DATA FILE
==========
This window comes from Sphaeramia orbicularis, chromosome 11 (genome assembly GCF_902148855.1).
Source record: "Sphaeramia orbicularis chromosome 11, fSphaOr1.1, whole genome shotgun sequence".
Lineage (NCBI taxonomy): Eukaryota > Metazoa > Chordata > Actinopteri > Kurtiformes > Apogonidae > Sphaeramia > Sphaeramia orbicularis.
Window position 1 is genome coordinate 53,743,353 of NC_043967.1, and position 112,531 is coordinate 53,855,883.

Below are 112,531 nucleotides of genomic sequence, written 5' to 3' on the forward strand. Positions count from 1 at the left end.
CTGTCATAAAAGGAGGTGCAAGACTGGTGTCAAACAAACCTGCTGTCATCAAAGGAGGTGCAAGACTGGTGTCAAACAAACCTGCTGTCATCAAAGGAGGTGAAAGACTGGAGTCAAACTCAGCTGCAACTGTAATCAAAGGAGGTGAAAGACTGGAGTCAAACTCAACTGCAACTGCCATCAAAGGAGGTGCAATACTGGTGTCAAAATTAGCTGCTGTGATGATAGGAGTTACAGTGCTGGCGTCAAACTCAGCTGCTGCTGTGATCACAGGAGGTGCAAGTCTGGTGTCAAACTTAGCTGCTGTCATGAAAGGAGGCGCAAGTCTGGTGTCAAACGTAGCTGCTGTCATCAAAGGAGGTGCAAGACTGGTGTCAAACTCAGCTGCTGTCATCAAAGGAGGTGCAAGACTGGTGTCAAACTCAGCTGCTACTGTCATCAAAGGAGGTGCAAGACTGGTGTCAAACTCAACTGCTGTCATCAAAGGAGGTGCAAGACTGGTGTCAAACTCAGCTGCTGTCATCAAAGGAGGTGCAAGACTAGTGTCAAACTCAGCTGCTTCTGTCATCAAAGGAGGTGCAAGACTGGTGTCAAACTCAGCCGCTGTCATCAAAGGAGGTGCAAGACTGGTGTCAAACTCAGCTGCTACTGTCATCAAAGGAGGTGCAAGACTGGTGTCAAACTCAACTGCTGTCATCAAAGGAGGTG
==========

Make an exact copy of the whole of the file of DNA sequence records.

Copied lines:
This window comes from Sphaeramia orbicularis, chromosome 11 (genome assembly GCF_902148855.1).
Source record: "Sphaeramia orbicularis chromosome 11, fSphaOr1.1, whole genome shotgun sequence".
Lineage (NCBI taxonomy): Eukaryota > Metazoa > Chordata > Actinopteri > Kurtiformes > Apogonidae > Sphaeramia > Sphaeramia orbicularis.
Window position 1 is genome coordinate 53,743,353 of NC_043967.1, and position 112,531 is coordinate 53,855,883.

Below are 112,531 nucleotides of genomic sequence, written 5' to 3' on the forward strand. Positions count from 1 at the left end.
CTGTCATAAAAGGAGGTGCAAGACTGGTGTCAAACAAACCTGCTGTCATCAAAGGAGGTGCAAGACTGGTGTCAAACAAACCTGCTGTCATCAAAGGAGGTGAAAGACTGGAGTCAAACTCAGCTGCAACTGTAATCAAAGGAGGTGAAAGACTGGAGTCAAACTCAACTGCAACTGCCATCAAAGGAGGTGCAATACTGGTGTCAAAATTAGCTGCTGTGATGATAGGAGTTACAGTGCTGGCGTCAAACTCAGCTGCTGCTGTGATCACAGGAGGTGCAAGTCTGGTGTCAAACTTAGCTGCTGTCATGAAAGGAGGCGCAAGTCTGGTGTCAAACGTAGCTGCTGTCATCAAAGGAGGTGCAAGACTGGTGTCAAACTCAGCTGCTGTCATCAAAGGAGGTGCAAGACTGGTGTCAAACTCAGCTGCTACTGTCATCAAAGGAGGTGCAAGACTGGTGTCAAACTCAACTGCTGTCATCAAAGGAGGTGCAAGACTGGTGTCAAACTCAGCTGCTGTCATCAAAGGAGGTGCAAGACTAGTGTCAAACTCAGCTGCTTCTGTCATCAAAGGAGGTGCAAGACTGGTGTCAAACTCAGCCGCTGTCATCAAAGGAGGTGCAAGACTGGTGTCAAACTCAGCTGCTACTGTCATCAAAGGAGGTGCAAGACTGGTGTCAAACTCAACTGCTGTCATCAAAGGAGGTG